A Somali Folktale and Lessons on Cultural Adaptation

Quick link: 5 Things Cigaal Shidaad Taught a Foreigner


Cigaal Shidaad is a character in Somali folktales and he is a coward, a bumbling fool, the butt of jokes. In this essay for the Sahan Journal, I write about five things I learned from him, that anyone can learn from him, about cross-cultural adaptation.

In 2003 my husband, two-year-old twins, and I moved to Borama, Somaliland. My husband taught at Amoud University and I focused on managing these toddler twins and life in a strange, new world. One of my favorite things about living in Somaliland was the discovery of local folktales and folk heroes. I begged neighbors to tell me stories and they talked about Dheg Dheer, Caraweelo, the Diin iyo Dawaco (Turtle and the Fox) and, of course, Cigaal Shidaad.

I couldn’t relate with the cannibal woman or the queen who castrated all the men but I could relate with a coward. I understood his perspective, the fear that paralyzed him in the middle of the road in front of a tree stump/lion. But while I empathized with Cigaal Shidaad, I didn’t want to be like him. So I had to learn from him.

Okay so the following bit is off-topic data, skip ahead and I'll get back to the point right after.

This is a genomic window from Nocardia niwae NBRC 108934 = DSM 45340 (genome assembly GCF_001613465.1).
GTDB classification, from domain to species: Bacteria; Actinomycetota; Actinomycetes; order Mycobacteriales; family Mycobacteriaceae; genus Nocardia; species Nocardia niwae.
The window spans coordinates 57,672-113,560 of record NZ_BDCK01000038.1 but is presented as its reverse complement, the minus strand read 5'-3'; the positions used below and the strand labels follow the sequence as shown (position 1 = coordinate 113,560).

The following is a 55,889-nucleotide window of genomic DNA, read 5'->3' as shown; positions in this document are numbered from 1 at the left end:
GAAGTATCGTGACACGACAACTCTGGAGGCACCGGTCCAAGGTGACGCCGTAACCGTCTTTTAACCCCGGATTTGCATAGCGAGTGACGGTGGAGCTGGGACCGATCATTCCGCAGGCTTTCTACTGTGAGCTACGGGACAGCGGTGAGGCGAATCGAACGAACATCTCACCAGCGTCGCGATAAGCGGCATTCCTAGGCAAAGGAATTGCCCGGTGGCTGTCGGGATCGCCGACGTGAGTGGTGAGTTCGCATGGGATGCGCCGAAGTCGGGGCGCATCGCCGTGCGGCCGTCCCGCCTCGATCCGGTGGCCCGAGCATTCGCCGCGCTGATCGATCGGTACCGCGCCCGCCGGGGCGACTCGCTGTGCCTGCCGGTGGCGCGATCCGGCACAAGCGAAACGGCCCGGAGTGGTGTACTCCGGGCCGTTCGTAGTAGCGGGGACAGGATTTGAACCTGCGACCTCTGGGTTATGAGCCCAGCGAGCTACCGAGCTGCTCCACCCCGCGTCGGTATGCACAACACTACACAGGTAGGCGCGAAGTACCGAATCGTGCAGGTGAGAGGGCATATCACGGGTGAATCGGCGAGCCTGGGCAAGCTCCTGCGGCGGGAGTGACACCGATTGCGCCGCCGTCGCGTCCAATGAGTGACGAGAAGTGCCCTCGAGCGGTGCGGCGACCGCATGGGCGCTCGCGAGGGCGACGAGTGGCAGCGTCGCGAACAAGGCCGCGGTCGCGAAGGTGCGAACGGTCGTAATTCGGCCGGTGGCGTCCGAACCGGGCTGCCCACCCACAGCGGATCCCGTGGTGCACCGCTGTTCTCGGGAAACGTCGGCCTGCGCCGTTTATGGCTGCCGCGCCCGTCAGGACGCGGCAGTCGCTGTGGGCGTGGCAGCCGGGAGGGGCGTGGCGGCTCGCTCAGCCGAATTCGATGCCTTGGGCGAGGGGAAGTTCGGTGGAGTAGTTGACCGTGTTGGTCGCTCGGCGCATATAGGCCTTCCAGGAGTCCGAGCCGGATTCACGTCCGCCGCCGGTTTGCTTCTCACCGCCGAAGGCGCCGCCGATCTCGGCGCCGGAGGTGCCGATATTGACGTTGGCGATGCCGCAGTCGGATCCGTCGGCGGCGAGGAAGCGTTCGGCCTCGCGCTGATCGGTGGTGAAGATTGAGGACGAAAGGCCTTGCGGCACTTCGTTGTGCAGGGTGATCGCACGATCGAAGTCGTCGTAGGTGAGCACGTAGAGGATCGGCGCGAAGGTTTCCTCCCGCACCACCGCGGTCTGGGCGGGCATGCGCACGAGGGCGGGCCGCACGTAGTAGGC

What could Cigaal Shidaad teach this foreign woman about how to live and thrive in the Horn of Africa?

Click here to read the rest: 5 Things Cigaal Shidaad Taught a Foreigner

For some more stories about him, see The Travels of Igal Shidad/Safarada Cigaal Shidaad: A Somali Folktale

*bonus: (here is the biggest clickbait I will ever give you, except its for real) the artwork accompanying the essay in the Sahan Journal is a painting done years ago by my husband, man of many talents.

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